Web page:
Excerpts from Paul E. McKenney's message of June 28, 2022 12:12 am: > On Mon, Jun 27, 2022 at 09:50:53PM -0400, Alex Xu (Hello71) wrote: >> Ah, I see. I have selected the default value for >> CONFIG_RCU_EXP_CPU_STALL_TIMEOUT, but that is 20 if ANDROID. I am not >> using Android; I'm not sure there exist Android devices with AMD GPUs. >> However, I have set CONFIG_ANDROID=y in order to use >> ANDROID_BINDER_IPC=m for emulation. >> >> In general, I think CONFIG_ANDROID is not a reliable method for >> detecting if the kernel is for an Android device; for example, Fedora >> sets CONFIG_ANDROID, but (AFAIK) its kernel is not intended for use with >> Android userspace. >> >> On the other hand, it's not clear to me why the value 20 should be for >> Android only anyways. If, as you say in >> https://lore.kernel.org/lkml/20220216195508.GM4285@paulmck-ThinkPad-P17-Gen-1/, >> it is related to the size of the system, perhaps some other heuristic >> would be more appropriate. > > It is related to the fact that quite a few Android guys want these > 20-millisecond short-timeout expedited RCU CPU stall warnings, but no one > else does. Not yet anyway. > > And let's face it, the intent and purpose of CONFIG_ANDROID=y is extremely > straightforward and unmistakeable. So perhaps people not running Android > devices but wanting a little bit of the Android functionality should do > something other than setting CONFIG_ANDROID=y in their .config files. Me, > I am surprised that it took this long for something like this to bite you. > > But just out of curiosity, what would you suggest instead?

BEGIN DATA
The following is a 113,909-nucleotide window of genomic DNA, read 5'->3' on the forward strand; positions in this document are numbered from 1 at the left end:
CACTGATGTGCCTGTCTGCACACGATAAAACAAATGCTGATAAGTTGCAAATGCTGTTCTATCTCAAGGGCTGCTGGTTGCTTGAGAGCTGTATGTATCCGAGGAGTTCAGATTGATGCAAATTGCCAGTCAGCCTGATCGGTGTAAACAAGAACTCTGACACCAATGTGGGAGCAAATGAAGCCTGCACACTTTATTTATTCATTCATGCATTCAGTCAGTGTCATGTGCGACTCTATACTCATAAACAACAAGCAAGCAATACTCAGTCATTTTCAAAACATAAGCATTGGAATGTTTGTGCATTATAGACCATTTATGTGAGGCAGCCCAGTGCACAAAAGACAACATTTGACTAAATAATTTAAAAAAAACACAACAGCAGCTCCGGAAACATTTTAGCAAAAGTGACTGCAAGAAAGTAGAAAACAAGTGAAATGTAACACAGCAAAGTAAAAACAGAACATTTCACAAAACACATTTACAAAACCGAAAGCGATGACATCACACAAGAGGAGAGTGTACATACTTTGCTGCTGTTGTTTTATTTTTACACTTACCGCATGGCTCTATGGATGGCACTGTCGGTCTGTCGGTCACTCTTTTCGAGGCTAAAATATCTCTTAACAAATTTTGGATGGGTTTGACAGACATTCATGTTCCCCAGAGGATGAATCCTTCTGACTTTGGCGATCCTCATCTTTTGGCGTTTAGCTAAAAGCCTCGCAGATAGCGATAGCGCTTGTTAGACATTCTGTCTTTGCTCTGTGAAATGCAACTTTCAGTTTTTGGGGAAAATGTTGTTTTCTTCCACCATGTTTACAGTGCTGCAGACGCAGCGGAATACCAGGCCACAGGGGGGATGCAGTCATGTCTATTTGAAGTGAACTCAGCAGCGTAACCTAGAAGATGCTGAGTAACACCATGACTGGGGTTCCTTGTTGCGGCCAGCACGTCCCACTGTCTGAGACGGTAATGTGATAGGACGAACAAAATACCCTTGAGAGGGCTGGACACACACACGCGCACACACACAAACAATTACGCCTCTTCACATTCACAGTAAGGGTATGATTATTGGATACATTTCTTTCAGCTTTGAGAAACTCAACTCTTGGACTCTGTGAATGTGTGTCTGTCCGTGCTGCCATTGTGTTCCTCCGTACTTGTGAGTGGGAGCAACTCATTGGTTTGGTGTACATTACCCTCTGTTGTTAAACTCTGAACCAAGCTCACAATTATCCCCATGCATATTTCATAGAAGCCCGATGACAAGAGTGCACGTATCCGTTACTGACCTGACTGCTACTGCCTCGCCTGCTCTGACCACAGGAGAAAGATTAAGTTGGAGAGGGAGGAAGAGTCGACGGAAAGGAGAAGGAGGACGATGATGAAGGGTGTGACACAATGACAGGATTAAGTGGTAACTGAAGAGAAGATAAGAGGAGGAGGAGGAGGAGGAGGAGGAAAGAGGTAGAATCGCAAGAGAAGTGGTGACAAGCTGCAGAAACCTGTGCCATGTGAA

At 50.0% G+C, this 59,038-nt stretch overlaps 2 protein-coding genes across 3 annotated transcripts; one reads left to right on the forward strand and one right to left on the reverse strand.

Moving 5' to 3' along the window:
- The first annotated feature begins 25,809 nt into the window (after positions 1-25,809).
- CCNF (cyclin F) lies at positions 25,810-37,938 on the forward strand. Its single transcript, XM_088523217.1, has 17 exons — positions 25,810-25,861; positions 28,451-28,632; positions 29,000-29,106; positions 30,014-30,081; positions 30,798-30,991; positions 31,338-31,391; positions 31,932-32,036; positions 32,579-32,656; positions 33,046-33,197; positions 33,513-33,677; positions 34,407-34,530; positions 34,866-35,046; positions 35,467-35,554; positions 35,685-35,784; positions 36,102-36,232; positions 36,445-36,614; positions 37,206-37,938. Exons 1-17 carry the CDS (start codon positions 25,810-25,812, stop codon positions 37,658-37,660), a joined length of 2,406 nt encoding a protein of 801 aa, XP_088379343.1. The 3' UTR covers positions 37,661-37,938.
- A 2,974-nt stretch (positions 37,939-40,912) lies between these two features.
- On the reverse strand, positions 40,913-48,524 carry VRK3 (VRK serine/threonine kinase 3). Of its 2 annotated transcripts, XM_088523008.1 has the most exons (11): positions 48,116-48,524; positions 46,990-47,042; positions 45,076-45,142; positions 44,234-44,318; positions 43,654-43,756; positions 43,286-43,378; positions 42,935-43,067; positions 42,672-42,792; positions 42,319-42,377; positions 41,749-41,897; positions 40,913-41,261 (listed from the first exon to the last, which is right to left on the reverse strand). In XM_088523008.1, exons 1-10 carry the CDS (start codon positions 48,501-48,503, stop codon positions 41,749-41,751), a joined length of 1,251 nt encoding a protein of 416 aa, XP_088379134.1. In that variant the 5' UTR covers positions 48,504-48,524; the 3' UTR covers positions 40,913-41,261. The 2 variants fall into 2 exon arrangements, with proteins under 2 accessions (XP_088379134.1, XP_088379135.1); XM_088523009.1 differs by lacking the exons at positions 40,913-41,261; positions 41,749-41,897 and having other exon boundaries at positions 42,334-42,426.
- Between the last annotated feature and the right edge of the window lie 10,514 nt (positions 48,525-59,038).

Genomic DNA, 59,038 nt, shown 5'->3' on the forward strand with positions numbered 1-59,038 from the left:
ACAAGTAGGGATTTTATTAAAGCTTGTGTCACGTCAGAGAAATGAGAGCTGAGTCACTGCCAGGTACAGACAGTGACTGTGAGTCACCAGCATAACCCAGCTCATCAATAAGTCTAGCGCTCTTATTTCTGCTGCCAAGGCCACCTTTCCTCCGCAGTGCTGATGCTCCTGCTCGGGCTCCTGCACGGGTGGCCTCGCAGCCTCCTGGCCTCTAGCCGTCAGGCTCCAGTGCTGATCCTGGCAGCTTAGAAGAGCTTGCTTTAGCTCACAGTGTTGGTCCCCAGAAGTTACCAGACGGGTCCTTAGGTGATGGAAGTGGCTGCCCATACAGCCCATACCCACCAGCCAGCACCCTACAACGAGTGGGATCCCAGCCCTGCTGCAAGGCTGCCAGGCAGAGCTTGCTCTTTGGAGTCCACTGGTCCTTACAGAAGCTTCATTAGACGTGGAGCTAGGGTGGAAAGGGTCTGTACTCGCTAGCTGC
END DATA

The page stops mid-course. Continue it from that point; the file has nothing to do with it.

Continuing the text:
Both Debian and Fedora set CONFIG_ANDROID, specifically for binder. If major distro vendors are consistently making this "mistake", then perhaps the problem is elsewhere. In my own opinion, assuming that binderfs means Android vendor is not a good assumption. The ANDROID help says: > Enable support for various drivers needed on the Android platform It doesn't say "Enable only if building an Android device", or "Enable only if you are Google". Isn't the traditional Linux philosophy a collection of pieces to be assembled, without gratuitous hidden dependencies? For example,  removes the unnecessary Android dependency, it doesn't block the whole thing with "depends on ANDROID". It seems to me that the proper way to set some configuration for Android kernels is or should be to ask the Android kernel config maintainers, not to set it based on an upstream kernel option. There is, after all, no CONFIG_FEDORA or CONFIG_UBUNTU or CONFIG_HANNAH_MONTANA. WireGuard and random also use CONFIG_ANDROID in a similar "proxy" way as rcu, there to see if suspends are "frequent". This seems dubious for the same reasons. I wonder if it might be time to retire CONFIG_ANDROID: the only remaining driver covered is binder, which originates from Android but is no longer used exclusively on Android systems. Like ufs-qcom, binder is no longer used exclusively on Android devices; it is also used for Android device emulators, which might be used on Android-like mobile devices, or might not. My understanding is that both Android and upstream kernel developers intend to add no more Android-specific drivers, so binder should be the only one covered for the foreseeable future. > For that matter, why the private reply? Mail client issues, not intentional. Lists re-added, plus Android, WireGuard, and random. Thanks, Alex.  https://lore.kernel.org/all/20220321151853.24138-1-k...@kernel.org/